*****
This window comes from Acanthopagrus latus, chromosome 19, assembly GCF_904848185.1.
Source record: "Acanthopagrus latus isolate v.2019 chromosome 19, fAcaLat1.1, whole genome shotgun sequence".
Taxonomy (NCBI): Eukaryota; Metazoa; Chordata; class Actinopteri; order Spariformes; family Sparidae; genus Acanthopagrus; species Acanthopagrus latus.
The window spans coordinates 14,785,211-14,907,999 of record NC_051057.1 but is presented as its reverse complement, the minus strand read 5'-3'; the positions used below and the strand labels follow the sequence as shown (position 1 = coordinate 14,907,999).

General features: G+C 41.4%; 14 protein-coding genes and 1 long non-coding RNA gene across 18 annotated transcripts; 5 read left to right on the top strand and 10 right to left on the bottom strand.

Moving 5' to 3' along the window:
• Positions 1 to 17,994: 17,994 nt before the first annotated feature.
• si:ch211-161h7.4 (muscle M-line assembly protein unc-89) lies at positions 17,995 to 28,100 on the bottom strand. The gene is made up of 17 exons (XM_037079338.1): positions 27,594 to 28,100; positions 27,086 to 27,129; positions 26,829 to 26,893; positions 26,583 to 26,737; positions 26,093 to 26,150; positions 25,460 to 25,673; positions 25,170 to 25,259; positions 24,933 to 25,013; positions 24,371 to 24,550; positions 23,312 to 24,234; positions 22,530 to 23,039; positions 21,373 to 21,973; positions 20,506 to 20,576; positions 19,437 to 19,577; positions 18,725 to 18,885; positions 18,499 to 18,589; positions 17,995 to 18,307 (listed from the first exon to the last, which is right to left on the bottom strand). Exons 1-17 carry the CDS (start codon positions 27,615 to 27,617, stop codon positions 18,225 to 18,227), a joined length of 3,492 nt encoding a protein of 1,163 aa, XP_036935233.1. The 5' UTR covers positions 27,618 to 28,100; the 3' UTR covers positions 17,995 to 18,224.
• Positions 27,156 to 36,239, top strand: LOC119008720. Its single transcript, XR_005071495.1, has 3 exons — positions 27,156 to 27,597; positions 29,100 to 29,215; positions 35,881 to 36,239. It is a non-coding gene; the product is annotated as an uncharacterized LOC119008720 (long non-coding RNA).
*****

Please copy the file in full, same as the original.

This window comes from Acanthopagrus latus, chromosome 19, assembly GCF_904848185.1.
Source record: "Acanthopagrus latus isolate v.2019 chromosome 19, fAcaLat1.1, whole genome shotgun sequence".
Taxonomy (NCBI): Eukaryota; Metazoa; Chordata; class Actinopteri; order Spariformes; family Sparidae; genus Acanthopagrus; species Acanthopagrus latus.
The window spans coordinates 14,785,211-14,907,999 of record NC_051057.1 but is presented as its reverse complement, the minus strand read 5'-3'; the positions used below and the strand labels follow the sequence as shown (position 1 = coordinate 14,907,999).

General features: G+C 41.4%; 14 protein-coding genes and 1 long non-coding RNA gene across 18 annotated transcripts; 5 read left to right on the top strand and 10 right to left on the bottom strand.

Moving 5' to 3' along the window:
• Positions 1 to 17,994: 17,994 nt before the first annotated feature.
• si:ch211-161h7.4 (muscle M-line assembly protein unc-89) lies at positions 17,995 to 28,100 on the bottom strand. The gene is made up of 17 exons (XM_037079338.1): positions 27,594 to 28,100; positions 27,086 to 27,129; positions 26,829 to 26,893; positions 26,583 to 26,737; positions 26,093 to 26,150; positions 25,460 to 25,673; positions 25,170 to 25,259; positions 24,933 to 25,013; positions 24,371 to 24,550; positions 23,312 to 24,234; positions 22,530 to 23,039; positions 21,373 to 21,973; positions 20,506 to 20,576; positions 19,437 to 19,577; positions 18,725 to 18,885; positions 18,499 to 18,589; positions 17,995 to 18,307 (listed from the first exon to the last, which is right to left on the bottom strand). Exons 1-17 carry the CDS (start codon positions 27,615 to 27,617, stop codon positions 18,225 to 18,227), a joined length of 3,492 nt encoding a protein of 1,163 aa, XP_036935233.1. The 5' UTR covers positions 27,618 to 28,100; the 3' UTR covers positions 17,995 to 18,224.
• Positions 27,156 to 36,239, top strand: LOC119008720. Its single transcript, XR_005071495.1, has 3 exons — positions 27,156 to 27,597; positions 29,100 to 29,215; positions 35,881 to 36,239. It is a non-coding gene; the product is annotated as an uncharacterized LOC119008720 (long non-coding RNA).